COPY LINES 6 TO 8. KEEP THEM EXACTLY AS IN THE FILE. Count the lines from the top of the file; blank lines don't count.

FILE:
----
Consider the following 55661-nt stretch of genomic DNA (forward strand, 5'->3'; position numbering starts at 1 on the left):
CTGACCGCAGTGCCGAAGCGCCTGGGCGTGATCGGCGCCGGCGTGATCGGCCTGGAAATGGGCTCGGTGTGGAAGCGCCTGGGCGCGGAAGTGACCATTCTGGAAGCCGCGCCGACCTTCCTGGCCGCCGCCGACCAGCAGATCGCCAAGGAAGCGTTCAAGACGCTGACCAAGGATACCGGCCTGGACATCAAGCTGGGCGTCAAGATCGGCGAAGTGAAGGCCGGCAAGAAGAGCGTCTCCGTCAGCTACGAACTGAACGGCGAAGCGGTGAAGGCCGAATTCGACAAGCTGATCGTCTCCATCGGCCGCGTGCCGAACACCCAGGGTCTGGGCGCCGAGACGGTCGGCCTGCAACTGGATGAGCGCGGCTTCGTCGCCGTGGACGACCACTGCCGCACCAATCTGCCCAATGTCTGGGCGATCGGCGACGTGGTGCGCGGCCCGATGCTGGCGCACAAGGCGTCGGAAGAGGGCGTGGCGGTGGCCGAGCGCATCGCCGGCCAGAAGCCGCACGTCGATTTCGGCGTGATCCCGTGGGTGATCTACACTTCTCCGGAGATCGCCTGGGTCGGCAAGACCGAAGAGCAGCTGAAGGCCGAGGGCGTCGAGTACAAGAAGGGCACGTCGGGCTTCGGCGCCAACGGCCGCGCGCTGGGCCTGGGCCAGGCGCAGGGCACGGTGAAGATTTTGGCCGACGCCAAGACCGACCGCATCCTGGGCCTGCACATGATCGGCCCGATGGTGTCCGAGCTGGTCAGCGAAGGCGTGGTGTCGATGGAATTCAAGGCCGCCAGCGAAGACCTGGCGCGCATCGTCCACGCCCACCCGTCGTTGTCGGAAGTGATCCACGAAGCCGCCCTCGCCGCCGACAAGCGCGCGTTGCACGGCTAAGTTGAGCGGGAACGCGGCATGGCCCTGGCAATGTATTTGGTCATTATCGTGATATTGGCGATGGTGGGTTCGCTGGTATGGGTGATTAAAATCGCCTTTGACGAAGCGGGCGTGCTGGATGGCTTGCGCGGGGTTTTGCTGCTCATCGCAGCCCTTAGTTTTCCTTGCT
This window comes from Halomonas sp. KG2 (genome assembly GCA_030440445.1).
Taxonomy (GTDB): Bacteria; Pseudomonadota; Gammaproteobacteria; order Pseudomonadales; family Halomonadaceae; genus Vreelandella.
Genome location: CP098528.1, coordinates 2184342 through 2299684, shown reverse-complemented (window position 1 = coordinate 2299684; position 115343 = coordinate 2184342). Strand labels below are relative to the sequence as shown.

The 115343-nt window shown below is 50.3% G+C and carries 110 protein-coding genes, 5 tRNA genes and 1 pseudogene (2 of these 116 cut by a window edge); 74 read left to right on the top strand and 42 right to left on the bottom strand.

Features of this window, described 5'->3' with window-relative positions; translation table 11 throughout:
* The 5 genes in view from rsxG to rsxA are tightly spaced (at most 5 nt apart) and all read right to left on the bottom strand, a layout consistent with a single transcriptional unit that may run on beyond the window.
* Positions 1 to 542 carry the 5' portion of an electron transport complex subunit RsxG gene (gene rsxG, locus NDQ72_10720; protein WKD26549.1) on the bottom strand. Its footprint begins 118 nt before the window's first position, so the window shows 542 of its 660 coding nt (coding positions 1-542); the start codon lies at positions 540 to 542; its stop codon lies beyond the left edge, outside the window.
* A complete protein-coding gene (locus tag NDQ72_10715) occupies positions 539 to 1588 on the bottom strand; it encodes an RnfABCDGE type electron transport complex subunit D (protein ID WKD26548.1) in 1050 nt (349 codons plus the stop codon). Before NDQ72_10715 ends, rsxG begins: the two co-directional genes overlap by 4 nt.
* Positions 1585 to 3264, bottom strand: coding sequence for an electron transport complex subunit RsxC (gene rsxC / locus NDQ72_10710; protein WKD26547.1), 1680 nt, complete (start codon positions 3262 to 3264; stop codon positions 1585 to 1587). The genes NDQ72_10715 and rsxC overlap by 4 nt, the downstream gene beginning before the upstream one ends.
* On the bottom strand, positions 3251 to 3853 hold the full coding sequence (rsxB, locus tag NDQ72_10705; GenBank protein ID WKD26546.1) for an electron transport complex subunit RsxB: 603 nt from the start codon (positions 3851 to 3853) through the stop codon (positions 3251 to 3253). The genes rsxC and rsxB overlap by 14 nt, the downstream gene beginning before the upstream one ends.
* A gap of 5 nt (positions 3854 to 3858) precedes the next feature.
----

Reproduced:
The 115343-nt window shown below is 50.3% G+C and carries 110 protein-coding genes, 5 tRNA genes and 1 pseudogene (2 of these 116 cut by a window edge); 74 read left to right on the top strand and 42 right to left on the bottom strand.

Features of this window, described 5'->3' with window-relative positions; translation table 11 throughout:
* The 5 genes in view from rsxG to rsxA are tightly spaced (at most 5 nt apart) and all read right to left on the bottom strand, a layout consistent with a single transcriptional unit that may run on beyond the window.